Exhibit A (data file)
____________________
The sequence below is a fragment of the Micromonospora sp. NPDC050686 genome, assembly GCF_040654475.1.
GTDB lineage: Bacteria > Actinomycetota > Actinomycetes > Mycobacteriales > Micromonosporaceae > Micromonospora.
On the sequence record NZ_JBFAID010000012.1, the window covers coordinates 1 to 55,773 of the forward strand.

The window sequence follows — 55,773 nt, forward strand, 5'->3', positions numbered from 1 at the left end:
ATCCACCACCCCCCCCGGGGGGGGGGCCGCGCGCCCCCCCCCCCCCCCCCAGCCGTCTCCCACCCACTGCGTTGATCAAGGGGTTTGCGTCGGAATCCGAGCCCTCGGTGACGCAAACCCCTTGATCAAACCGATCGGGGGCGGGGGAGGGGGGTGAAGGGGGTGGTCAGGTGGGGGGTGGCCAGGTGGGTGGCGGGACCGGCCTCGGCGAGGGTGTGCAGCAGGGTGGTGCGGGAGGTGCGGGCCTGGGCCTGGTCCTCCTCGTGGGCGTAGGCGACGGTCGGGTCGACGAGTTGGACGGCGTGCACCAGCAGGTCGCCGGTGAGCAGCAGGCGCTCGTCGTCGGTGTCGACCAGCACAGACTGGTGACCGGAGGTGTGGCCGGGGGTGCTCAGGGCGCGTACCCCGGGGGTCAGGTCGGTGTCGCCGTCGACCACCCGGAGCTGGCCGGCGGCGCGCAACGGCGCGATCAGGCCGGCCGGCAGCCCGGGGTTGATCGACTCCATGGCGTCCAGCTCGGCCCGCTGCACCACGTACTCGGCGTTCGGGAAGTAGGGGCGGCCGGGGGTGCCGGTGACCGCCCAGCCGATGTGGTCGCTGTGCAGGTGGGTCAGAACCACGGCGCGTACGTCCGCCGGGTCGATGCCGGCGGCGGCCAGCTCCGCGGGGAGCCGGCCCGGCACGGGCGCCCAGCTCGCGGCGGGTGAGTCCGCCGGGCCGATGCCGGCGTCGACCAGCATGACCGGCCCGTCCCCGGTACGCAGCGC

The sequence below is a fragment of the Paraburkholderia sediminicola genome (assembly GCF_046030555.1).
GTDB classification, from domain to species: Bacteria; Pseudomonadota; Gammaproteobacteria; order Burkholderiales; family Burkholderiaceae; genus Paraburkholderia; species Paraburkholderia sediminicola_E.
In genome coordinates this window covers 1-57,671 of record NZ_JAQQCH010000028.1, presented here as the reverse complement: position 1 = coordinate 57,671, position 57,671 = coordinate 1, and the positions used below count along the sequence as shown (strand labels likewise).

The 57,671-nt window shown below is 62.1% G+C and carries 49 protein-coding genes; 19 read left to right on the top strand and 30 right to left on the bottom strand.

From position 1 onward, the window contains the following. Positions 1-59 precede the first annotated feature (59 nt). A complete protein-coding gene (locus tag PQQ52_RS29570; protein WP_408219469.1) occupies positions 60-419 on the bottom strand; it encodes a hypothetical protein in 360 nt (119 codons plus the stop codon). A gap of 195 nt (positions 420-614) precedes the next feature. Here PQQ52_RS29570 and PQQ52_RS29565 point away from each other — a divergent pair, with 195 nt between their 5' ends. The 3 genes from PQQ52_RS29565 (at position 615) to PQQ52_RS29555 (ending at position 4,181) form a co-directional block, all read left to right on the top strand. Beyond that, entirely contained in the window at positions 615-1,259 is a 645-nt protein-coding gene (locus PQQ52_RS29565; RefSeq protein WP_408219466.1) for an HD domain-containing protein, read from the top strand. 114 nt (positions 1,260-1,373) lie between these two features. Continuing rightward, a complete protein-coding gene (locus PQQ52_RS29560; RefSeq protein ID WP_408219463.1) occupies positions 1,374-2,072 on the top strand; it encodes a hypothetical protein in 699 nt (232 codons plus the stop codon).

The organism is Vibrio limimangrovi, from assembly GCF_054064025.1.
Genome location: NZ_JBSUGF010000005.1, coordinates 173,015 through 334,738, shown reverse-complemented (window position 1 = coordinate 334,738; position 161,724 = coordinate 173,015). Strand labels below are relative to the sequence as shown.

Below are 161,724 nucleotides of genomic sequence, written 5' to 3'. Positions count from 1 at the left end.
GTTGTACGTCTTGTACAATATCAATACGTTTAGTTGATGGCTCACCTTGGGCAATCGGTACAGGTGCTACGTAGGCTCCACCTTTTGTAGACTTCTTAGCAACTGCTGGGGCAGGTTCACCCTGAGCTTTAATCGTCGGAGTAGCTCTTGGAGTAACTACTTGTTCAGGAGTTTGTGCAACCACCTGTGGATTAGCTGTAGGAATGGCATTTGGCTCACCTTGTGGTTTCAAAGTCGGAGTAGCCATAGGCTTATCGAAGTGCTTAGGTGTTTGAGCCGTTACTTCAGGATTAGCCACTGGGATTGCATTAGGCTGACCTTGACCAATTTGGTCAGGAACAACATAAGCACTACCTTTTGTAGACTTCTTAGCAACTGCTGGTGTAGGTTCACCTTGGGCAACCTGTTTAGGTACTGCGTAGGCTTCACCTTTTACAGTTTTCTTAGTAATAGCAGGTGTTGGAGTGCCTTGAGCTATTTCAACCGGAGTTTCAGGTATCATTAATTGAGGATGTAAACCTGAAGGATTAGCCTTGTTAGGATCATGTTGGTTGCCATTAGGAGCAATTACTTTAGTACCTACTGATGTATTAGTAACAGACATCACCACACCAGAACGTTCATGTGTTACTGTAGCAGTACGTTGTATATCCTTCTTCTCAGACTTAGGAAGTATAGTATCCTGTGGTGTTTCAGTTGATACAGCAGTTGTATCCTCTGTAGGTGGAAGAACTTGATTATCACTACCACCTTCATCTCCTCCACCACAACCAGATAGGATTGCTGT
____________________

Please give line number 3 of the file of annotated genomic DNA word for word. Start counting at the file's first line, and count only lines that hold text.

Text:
On the sequence record NZ_JBFAID010000012.1, the window covers coordinates 1 to 55,773 of the forward strand.